• led light 11.06.2012 No Comments

    The biblical return of Lazarus from the dead was possibly an easier feat than the revival of Lambretta, once maker of the world’s most popular motor scooters. Global ownership of the rights to the Lambretta name is still under dispute, but that has not stopped Rome-based firm Lambretta Motolife Italia SpA from producing a new range of scooters that pay homage to the original bearers of the brand.

    The first model to arrive in three newly appointed metropolitan New Zealand Lambretta dealerships is the LN125, a $4995 bike so retro in design that it makes any current Vespa model look modern.

    So it’s little wonder that Auckland transport memorabilia dealer, Rick McCay, got quite excited when I pulled up on the LN125 to take some photos of it outside his shop, Airships.

    Rick quickly disappeared inside and began to rummage through his stock, and returned with a prize exhibit - a Lambretta badge lifted from a bike built during the brand’s inaugural Innocenti era.

    The chipped and tarnished chrome of the historic badge pretty much told the tale of a once- mighty motor-scooter company that has had a rough roller-coaster ride though history.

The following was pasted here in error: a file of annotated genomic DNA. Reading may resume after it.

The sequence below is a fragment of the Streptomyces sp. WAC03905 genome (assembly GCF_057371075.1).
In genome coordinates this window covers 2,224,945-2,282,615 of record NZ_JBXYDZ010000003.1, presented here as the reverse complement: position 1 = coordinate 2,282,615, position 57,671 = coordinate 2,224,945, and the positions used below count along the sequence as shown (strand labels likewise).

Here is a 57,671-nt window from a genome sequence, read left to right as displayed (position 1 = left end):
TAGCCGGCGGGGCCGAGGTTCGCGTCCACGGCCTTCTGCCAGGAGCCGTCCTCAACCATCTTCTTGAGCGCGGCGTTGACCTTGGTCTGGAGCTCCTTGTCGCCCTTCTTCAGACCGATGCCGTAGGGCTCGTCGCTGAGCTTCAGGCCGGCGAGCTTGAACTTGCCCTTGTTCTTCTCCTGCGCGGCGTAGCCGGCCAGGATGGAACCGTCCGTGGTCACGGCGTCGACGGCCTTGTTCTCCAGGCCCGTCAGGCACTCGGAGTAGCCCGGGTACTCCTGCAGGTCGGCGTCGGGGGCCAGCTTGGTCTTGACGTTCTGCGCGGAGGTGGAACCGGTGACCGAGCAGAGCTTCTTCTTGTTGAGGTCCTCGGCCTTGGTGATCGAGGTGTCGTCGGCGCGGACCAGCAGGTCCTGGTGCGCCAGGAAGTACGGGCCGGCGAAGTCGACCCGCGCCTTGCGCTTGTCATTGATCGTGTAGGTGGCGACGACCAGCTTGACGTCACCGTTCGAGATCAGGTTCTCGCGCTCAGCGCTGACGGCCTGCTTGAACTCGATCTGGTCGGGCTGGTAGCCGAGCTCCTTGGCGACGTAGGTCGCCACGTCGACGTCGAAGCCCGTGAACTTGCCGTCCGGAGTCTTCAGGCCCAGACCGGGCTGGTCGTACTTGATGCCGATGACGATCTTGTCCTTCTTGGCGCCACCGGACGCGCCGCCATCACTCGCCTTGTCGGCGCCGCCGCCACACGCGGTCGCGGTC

The story began when Milan- based steel tube maker, Fernando Innocenti, was surveying the bombed ruins of his factory after World War II, and saw a future in building something that would provide affordable mobility.

    Innocenti joined with former Italian Air Force general Corradino D’Ascanio, designer of the first modern helicopter, and the pair work on something inspired by the lightweight Nebraskan-made Cushman scooters used by the United States military during the war.

    However, the pair fell out when Innocenti wanted the scooter to have a tubular steel frame, but D’Ascanio was convinced that a moulded and rolled steel spar structure would work better.

    The latter jumped ship, taking his monocoque design to Enrico Piaggio, who used it to kick-start Vespa. Undaunted, Innocenti then hired leading aeronautical engineers Cesare Pallavicino and Pier Luigi Torre, to finish off his tubular steel-framed scooter, design the engines, and set up the production lines.